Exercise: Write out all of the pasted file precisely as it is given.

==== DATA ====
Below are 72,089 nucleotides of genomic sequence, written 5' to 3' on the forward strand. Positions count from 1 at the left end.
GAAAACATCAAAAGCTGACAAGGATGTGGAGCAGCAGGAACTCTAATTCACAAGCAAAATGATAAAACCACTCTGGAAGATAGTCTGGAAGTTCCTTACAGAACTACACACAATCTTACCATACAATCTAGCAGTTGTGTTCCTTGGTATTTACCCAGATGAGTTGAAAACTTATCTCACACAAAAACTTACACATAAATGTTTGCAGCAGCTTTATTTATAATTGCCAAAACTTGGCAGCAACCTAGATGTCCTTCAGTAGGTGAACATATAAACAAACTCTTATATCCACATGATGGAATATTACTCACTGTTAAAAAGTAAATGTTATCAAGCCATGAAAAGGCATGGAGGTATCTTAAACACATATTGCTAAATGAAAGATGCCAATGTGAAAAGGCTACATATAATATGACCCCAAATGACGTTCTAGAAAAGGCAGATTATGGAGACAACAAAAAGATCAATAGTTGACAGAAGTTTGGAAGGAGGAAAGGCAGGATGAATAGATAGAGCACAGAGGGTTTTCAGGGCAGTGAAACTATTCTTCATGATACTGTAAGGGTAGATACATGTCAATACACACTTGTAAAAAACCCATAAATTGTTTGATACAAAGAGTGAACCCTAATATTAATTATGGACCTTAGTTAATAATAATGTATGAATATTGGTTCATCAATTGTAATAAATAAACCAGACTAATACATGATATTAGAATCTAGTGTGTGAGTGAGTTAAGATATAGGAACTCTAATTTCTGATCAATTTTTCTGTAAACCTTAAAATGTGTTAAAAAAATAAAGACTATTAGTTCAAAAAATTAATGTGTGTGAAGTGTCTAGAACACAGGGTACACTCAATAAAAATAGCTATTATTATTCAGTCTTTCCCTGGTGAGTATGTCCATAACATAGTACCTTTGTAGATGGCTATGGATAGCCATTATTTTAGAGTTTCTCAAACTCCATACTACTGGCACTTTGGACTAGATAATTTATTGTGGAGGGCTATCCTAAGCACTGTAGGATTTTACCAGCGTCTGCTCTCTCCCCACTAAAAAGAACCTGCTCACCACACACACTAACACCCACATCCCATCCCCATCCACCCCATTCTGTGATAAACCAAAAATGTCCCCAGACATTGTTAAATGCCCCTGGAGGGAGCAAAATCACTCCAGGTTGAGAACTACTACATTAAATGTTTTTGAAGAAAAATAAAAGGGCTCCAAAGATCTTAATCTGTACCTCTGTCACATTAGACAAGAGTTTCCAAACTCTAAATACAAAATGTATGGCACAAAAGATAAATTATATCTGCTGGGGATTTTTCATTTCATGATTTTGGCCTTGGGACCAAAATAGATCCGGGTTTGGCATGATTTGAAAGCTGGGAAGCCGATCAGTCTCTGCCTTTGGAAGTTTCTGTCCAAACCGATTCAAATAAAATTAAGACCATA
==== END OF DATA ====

Below are 72,089 nucleotides of genomic sequence, written 5' to 3' on the forward strand. Positions count from 1 at the left end.
GAAAACATCAAAAGCTGACAAGGATGTGGAGCAGCAGGAACTCTAATTCACAAGCAAAATGATAAAACCACTCTGGAAGATAGTCTGGAAGTTCCTTACAGAACTACACACAATCTTACCATACAATCTAGCAGTTGTGTTCCTTGGTATTTACCCAGATGAGTTGAAAACTTATCTCACACAAAAACTTACACATAAATGTTTGCAGCAGCTTTATTTATAATTGCCAAAACTTGGCAGCAACCTAGATGTCCTTCAGTAGGTGAACATATAAACAAACTCTTATATCCACATGATGGAATATTACTCACTGTTAAAAAGTAAATGTTATCAAGCCATGAAAAGGCATGGAGGTATCTTAAACACATATTGCTAAATGAAAGATGCCAATGTGAAAAGGCTACATATAATATGACCCCAAATGACGTTCTAGAAAAGGCAGATTATGGAGACAACAAAAAGATCAATAGTTGACAGAAGTTTGGAAGGAGGAAAGGCAGGATGAATAGATAGAGCACAGAGGGTTTTCAGGGCAGTGAAACTATTCTTCATGATACTGTAAGGGTAGATACATGTCAATACACACTTGTAAAAAACCCATAAATTGTTTGATACAAAGAGTGAACCCTAATATTAATTATGGACCTTAGTTAATAATAATGTATGAATATTGGTTCATCAATTGTAATAAATAAACCAGACTAATACATGATATTAGAATCTAGTGTGTGAGTGAGTTAAGATATAGGAACTCTAATTTCTGATCAATTTTTCTGTAAACCTTAAAATGTGTTAAAAAAATAAAGACTATTAGTTCAAAAAATTAATGTGTGTGAAGTGTCTAGAACACAGGGTACACTCAATAAAAATAGCTATTATTATTCAGTCTTTCCCTGGTGAGTATGTCCATAACATAGTACCTTTGTAGATGGCTATGGATAGCCATTATTTTAGAGTTTCTCAAACTCCATACTACTGGCACTTTGGACTAGATAATTTATTGTGGAGGGCTATCCTAAGCACTGTAGGATTTTACCAGCGTCTGCTCTCTCCCCACTAAAAAGAACCTGCTCACCACACACACTAACACCCACATCCCATCCCCATCCACCCCATTCTGTGATAAACCAAAAATGTCCCCAGACATTGTTAAATGCCCCTGGAGGGAGCAAAATCACTCCAGGTTGAGAACTACTACATTAAATGTTTTTGAAGAAAAATAAAAGGGCTCCAAAGATCTTAATCTGTACCTCTGTCACATTAGACAAGAGTTTCCAAACTCTAAATACAAAATGTATGGCACAAAAGATAAATTATATCTGCTGGGGATTTTTCATTTCATGATTTTGGCCTTGGGACCAAAATAGATCCGGGTTTGGCATGATTTGAAAGCTGGGAAGCCGATCAGTCTCTGCCTTTGGAAGTTTCTGTCCAAACCGATTCAAATAAAATTAAGACCATA